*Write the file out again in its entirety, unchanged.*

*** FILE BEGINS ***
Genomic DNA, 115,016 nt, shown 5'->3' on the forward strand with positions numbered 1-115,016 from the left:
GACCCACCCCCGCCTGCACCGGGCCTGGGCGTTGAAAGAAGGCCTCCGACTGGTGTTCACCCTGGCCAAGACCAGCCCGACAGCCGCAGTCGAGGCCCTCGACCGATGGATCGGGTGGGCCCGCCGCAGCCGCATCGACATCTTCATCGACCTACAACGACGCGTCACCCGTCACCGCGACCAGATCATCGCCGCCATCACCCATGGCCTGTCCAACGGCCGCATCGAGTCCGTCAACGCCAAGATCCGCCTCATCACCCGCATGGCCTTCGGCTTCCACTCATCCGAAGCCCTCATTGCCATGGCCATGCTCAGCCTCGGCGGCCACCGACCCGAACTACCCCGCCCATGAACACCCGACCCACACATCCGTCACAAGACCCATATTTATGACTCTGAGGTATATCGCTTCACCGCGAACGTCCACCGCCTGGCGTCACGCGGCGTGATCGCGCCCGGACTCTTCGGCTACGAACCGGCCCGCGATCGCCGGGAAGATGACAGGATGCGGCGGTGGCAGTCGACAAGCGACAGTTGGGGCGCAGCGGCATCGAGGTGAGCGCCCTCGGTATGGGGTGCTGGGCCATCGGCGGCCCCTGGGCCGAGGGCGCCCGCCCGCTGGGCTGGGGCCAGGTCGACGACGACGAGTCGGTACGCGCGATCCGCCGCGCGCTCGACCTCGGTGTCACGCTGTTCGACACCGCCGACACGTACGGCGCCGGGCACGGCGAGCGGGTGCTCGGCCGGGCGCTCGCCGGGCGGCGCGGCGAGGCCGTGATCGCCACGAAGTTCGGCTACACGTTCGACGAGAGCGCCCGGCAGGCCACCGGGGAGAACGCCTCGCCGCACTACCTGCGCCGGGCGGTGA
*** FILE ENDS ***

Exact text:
Genomic DNA, 115,016 nt, shown 5'->3' on the forward strand with positions numbered 1-115,016 from the left:
GACCCACCCCCGCCTGCACCGGGCCTGGGCGTTGAAAGAAGGCCTCCGACTGGTGTTCACCCTGGCCAAGACCAGCCCGACAGCCGCAGTCGAGGCCCTCGACCGATGGATCGGGTGGGCCCGCCGCAGCCGCATCGACATCTTCATCGACCTACAACGACGCGTCACCCGTCACCGCGACCAGATCATCGCCGCCATCACCCATGGCCTGTCCAACGGCCGCATCGAGTCCGTCAACGCCAAGATCCGCCTCATCACCCGCATGGCCTTCGGCTTCCACTCATCCGAAGCCCTCATTGCCATGGCCATGCTCAGCCTCGGCGGCCACCGACCCGAACTACCCCGCCCATGAACACCCGACCCACACATCCGTCACAAGACCCATATTTATGACTCTGAGGTATATCGCTTCACCGCGAACGTCCACCGCCTGGCGTCACGCGGCGTGATCGCGCCCGGACTCTTCGGCTACGAACCGGCCCGCGATCGCCGGGAAGATGACAGGATGCGGCGGTGGCAGTCGACAAGCGACAGTTGGGGCGCAGCGGCATCGAGGTGAGCGCCCTCGGTATGGGGTGCTGGGCCATCGGCGGCCCCTGGGCCGAGGGCGCCCGCCCGCTGGGCTGGGGCCAGGTCGACGACGACGAGTCGGTACGCGCGATCCGCCGCGCGCTCGACCTCGGTGTCACGCTGTTCGACACCGCCGACACGTACGGCGCCGGGCACGGCGAGCGGGTGCTCGGCCGGGCGCTCGCCGGGCGGCGCGGCGAGGCCGTGATCGCCACGAAGTTCGGCTACACGTTCGACGAGAGCGCCCGGCAGGCCACCGGGGAGAACGCCTCGCCGCACTACCTGCGCCGGGCGGTGA